The script provided below should be saved to a file (for example, and given executable permissions. Here’s a step-by-step guide on creating and executing the script:

  1. Creating the Script: Copy the bash script provided below into a new file named within your home directory or another convenient location. Please remember to update the WALLPAPER_DIR variable in the script with the path to your own directory where your wallpapers are stored, ensuring the script selects from your personal collection of images.
    # Define the directory containing the wallpapers
    # Make sure we can connect to the desktop environment
    export DISPLAY=":0"
    export DBUS_SESSION_BUS_ADDRESS="unix:path=/run/user/$(id -u)/bus"
    # Select a random wallpaper from the directory
    SELECTED_WALLPAPER=$(find "$WALLPAPER_DIR" -type f | shuf -n 1)
    # Determine the current color scheme to decide which property to set
    COLOR_SCHEME=$(gsettings get org.gnome.desktop.interface color-scheme)
    # Change the wallpaper based on the color scheme
    if [ "$COLOR_SCHEME" = "'prefer-dark'" ]; then
        # Set the wallpaper for dark theme
        gsettings set org.gnome.desktop.background picture-uri-dark "file://$SELECTED_WALLPAPER"
        # Set the wallpaper for light theme
        gsettings set org.gnome.desktop.background picture-uri "file://$SELECTED_WALLPAPER"
    echo "Wallpaper changed to $SELECTED_WALLPAPER"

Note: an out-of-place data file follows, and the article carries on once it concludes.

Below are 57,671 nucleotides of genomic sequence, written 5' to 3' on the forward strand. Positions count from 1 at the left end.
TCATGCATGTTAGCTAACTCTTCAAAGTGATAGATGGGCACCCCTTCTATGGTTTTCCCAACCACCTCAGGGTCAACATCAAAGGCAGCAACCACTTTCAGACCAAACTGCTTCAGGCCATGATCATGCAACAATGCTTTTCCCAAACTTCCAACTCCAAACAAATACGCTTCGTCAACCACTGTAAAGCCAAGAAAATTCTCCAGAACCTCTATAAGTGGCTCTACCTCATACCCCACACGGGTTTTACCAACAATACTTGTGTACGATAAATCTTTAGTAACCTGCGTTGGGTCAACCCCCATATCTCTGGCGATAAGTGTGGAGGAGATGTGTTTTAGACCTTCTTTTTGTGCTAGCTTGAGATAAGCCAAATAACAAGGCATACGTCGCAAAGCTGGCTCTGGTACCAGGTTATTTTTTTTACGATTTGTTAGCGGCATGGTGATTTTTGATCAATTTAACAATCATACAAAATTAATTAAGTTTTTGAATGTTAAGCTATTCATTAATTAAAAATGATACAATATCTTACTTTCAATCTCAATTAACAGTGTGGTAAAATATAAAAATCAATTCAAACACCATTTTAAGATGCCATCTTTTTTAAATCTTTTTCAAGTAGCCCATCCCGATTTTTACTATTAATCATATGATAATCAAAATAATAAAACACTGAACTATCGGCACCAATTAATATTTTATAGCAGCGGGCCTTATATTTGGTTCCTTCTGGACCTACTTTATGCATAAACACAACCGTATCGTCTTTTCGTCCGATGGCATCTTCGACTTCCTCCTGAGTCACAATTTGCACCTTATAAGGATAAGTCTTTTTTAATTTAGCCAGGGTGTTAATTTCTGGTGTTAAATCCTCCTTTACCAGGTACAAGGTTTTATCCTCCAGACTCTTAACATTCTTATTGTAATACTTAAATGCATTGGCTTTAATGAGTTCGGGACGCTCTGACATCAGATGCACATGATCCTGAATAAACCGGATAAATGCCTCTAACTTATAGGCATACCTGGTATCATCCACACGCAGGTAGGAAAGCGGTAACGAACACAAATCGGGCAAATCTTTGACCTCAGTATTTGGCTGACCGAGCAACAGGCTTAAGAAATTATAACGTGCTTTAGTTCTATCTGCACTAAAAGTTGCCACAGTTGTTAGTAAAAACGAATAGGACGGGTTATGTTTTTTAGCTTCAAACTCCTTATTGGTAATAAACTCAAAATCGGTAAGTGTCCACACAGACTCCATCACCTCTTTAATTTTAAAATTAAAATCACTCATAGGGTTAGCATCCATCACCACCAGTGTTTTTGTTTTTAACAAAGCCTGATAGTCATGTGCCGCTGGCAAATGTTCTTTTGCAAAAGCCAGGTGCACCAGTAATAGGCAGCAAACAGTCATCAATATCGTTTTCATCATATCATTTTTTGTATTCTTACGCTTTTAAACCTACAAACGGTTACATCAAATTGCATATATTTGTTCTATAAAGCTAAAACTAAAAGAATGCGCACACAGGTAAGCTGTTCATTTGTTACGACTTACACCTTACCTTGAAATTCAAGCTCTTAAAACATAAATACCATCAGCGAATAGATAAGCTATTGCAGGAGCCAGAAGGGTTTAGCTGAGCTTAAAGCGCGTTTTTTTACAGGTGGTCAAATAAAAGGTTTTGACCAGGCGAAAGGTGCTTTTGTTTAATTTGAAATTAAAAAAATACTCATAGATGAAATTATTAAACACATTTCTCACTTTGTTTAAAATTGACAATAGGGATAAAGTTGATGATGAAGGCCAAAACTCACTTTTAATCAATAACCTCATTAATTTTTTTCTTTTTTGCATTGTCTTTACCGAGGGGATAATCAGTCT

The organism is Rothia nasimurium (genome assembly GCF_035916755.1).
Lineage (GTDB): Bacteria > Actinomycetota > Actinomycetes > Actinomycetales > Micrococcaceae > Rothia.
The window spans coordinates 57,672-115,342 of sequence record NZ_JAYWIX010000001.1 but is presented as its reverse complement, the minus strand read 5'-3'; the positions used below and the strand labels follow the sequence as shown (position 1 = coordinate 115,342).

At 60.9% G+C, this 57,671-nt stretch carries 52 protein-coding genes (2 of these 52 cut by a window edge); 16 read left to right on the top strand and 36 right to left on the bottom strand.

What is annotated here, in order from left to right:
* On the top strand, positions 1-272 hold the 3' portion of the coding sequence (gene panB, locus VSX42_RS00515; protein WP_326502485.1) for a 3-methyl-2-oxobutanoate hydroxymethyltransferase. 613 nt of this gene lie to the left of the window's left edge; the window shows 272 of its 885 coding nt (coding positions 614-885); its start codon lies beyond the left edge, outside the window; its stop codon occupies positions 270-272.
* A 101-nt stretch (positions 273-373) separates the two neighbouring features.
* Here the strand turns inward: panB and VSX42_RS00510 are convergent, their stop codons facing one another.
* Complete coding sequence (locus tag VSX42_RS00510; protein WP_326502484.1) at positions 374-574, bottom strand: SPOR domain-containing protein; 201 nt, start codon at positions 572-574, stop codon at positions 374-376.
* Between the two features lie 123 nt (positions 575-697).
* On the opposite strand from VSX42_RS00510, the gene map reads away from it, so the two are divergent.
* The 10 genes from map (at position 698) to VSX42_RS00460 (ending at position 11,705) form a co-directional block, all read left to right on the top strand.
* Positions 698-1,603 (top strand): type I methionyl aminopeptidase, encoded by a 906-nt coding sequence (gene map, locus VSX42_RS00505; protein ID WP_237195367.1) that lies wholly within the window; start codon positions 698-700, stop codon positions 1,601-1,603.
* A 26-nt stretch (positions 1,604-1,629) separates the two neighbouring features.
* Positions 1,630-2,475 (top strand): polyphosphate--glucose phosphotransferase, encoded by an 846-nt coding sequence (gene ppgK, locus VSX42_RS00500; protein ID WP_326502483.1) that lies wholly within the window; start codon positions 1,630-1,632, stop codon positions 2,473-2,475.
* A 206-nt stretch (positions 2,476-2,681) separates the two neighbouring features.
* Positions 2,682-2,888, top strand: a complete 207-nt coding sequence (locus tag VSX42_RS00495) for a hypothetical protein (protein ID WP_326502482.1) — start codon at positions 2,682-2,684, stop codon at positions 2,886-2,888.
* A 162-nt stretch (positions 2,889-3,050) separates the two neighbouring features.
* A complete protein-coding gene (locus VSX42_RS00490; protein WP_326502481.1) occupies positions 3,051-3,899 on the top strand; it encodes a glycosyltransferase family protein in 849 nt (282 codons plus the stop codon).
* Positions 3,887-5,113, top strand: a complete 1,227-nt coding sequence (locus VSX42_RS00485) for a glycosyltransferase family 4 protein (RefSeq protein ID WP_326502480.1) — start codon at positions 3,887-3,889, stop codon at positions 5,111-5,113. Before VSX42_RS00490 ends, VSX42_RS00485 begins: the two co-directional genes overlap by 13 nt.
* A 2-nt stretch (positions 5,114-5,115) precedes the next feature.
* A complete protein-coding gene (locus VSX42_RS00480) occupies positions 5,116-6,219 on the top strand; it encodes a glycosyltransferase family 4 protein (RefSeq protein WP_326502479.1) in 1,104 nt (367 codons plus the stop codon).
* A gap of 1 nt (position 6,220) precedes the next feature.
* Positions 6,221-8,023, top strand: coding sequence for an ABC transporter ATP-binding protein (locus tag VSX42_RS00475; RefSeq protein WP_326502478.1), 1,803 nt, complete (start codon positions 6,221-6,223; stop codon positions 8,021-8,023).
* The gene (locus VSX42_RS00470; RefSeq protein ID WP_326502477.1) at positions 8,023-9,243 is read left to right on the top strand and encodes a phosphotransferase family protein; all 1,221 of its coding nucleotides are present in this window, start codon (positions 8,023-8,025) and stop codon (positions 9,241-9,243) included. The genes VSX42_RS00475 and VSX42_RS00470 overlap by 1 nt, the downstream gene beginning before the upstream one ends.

2. Make the Script Executable: Open a terminal and navigate to the directory containing your script. Run the following command to make it executable:
    $ chmod +x
  3. Executing the Script: To manually change the wallpaper, simply execute the script by running:
    $ ./

    in the terminal.

Setting Up an Automated Wallpaper Change Using Cron

To have your wallpaper change automatically every hour, you can use cron, a time-based job scheduler in Unix-like operating systems. Here’s how to set up a cron job for this task:

  1. Open your crontab file for editing by running:
    $ crontab -e

    in the terminal.

  2. Add the following line to the end of the file, adjusting the path to where your script is saved:
    0 * * * * /path/to/your/

    This cron job will execute the script at the start of every hour, changing your desktop background to a random image from the specified directory.

    Setting Up an Automated Wallpaper Change Using Cron
    Setting Up an Automated Wallpaper Change Using Cron
  3. Save and close the file. The cron job is now set up and will run according to the schedule you’ve defined.

By following these steps, you can enjoy a constantly refreshing desktop environment without any manual intervention, making your Ubuntu experience more dynamic and personalized.


In conclusion, this guide has provided you with a comprehensive approach to personalizing your Ubuntu desktop experience. By mastering the command line technique to change your desktop wallpaper and implementing a bash script for automatic, random selections, you’ve taken a significant step towards creating a dynamic and stimulating workspace. The addition of a cron job to schedule these changes further enhances your desktop, ensuring it remains fresh and reflective of your personal style. Whether for productivity, inspiration, or simply the joy of customization, the skills you’ve acquired today promise a more engaging and personalized computing environment. Embrace these techniques to keep your desktop lively and uniquely yours.